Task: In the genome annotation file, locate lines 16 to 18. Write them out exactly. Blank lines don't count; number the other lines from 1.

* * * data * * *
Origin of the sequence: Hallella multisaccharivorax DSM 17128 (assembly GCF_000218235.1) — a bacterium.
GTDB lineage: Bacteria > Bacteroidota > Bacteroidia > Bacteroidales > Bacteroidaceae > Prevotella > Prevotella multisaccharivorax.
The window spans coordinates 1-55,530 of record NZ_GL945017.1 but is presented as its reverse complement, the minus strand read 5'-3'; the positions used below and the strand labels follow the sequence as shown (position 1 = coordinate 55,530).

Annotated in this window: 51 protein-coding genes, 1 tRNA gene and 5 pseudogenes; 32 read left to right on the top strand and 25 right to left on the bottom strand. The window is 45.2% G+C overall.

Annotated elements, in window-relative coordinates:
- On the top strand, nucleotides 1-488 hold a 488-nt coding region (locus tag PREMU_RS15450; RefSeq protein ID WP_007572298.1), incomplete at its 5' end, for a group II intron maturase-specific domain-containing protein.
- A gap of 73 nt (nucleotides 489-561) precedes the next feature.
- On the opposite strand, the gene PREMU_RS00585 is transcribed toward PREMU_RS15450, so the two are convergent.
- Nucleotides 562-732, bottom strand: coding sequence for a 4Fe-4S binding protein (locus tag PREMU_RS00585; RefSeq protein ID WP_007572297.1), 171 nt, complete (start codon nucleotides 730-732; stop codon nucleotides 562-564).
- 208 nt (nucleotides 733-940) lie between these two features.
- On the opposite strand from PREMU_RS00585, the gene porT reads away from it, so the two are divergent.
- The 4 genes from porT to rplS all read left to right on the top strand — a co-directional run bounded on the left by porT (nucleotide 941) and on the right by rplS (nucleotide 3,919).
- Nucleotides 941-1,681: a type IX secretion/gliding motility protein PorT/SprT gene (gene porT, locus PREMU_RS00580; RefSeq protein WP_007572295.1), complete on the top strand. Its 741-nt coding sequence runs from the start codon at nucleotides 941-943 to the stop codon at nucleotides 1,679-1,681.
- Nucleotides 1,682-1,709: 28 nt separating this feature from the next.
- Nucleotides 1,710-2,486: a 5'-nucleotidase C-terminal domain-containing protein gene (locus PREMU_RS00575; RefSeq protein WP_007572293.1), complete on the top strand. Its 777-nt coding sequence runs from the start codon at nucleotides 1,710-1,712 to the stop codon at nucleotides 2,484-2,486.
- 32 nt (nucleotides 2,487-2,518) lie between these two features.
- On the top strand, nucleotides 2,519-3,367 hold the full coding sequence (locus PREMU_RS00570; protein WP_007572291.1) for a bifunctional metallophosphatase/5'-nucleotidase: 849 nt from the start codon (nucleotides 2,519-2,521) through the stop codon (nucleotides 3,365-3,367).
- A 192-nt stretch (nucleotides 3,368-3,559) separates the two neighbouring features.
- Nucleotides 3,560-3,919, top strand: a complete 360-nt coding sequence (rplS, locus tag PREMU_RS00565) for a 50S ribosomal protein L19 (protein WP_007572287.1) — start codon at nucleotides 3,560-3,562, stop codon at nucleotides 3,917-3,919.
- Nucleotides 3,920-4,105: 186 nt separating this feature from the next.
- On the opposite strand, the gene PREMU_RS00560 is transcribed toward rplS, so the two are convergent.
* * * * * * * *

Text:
- 32 nt (nucleotides 2,487-2,518) lie between these two features.
- On the top strand, nucleotides 2,519-3,367 hold the full coding sequence (locus PREMU_RS00570; protein WP_007572291.1) for a bifunctional metallophosphatase/5'-nucleotidase: 849 nt from the start codon (nucleotides 2,519-2,521) through the stop codon (nucleotides 3,365-3,367).
- A 192-nt stretch (nucleotides 3,368-3,559) separates the two neighbouring features.